• Molecular Simulations
  • Nano-composites
  • Nanoparticles
  • Reactor Modelling
  • Surface Science
  • Surfactants

Film formation and anti-microbial studies of nano-composite coatings (Joint supervision with Prof. Mahesh Tirumkudulu)

Preventing or
inhibiting the growth of micro-organisms on surfaces is of prime importance in
the healthcare and textile industries. A promising strategy to overcome
microbial growth involves coating the surfaces with materials that can provide
resistance to microbial colonization. Inorganic nano materials and organic
materials with inorganic inclusions are being widely used as anti-microbial  read more »

Proposing Faculty
Research Area
  • Coatings
  • Colloids

The phase behavior of connected hard and soft particles.

A surprising new development in materials science and chemical engineering is the finding that mixtures of hard (colloidal), and soft (polymeric, or micellar) particles can self organize in length scale much larger than the diameter of either species.  In this project we explore the behavior of connected hard- and soft particles.  An elementary knowledge of coding is sufficient.

Proposing Faculty
Research Area
  • Biomaterials
  • Colloids
  • Molecular Simulations
  • Nano-composites
  • Nanoparticles
  • Polymer Physics
  • Statistical Themodynamics
  • Surface Science

The role of impurities in the self-assembly of polymer-grafted nanoparticles.

Traditionally, self-assembled structures are formed using chemical differences within a species.  Examples of this are the formation of micelles by detergents, and the formation of the phospholipid bilayer of the cell membrane.  In these systems, it is the tendency to the hydrophobic and hydrophilic part to avoid each other that result in the  self-assembled state.  However, a recent study (http://pubs.rsc.org/en/content/articlehtml/2017/sm/c7sm00230k) has pointed out that it is possible to form self-assembled states without any chemical differences.  This project focuses on how the prese  read more »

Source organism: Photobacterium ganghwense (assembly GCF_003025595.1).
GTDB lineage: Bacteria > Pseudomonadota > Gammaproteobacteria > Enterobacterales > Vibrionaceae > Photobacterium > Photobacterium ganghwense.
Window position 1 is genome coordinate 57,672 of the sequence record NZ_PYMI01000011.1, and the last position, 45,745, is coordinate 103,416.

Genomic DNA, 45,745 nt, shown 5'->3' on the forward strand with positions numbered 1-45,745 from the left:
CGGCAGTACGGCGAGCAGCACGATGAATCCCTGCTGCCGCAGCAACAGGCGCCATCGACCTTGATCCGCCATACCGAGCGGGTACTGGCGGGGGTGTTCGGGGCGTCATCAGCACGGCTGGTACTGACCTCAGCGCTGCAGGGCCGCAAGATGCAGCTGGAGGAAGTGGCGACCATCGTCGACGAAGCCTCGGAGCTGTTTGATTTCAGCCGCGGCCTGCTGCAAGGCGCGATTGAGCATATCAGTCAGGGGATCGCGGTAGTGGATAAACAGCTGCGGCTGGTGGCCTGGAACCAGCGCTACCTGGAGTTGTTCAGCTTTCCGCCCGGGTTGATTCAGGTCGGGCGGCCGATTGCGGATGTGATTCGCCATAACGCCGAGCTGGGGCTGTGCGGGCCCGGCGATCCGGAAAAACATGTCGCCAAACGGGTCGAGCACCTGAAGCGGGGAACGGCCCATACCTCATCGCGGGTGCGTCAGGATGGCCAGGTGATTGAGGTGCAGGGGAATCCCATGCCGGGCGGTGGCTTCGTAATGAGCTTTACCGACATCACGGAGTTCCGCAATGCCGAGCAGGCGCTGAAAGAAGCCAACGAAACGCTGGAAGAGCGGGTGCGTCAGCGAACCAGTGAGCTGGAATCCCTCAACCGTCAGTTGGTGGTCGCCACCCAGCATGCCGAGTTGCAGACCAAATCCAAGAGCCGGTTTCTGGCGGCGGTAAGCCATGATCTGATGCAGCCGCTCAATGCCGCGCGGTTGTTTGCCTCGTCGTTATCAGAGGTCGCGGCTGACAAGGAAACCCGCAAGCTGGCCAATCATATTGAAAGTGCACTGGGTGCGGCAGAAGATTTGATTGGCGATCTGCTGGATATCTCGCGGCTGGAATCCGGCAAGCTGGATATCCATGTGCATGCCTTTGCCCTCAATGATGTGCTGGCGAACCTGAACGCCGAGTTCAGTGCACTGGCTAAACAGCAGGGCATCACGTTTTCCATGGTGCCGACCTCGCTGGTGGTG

Proposing Faculty
Research Area
  • Colloids
  • Molecular Simulations
  • Nano-composites
  • Nanoparticles
  • Polymer Physics
  • Statistical Themodynamics

The role of shape in the self-assembly of polymer-grafted nanoparticles.

Traditionally, self-assembled structures are formed using chemical differences within a species.  Examples of this are the formation of micelles by detergents, and the formation of the phospholipid bilayer of the cell membrane.  In these systems it is the tendency to the hydrophobic and hydrophilic part to avoid each other that result in the self-assembled state.  However, a recent study (http://pubs.rsc.org/en/content/articlehtml/2017/sm/c7sm00230k) has pointed out that it is possible to form self-assembled states without any chemical differences.  Rather, it is possible to form such stru  read more »

Proposing Faculty
Research Area
  • Colloids
  • Nano-composites
  • Nanoparticles
  • Polymer Physics
  • Statistical Themodynamics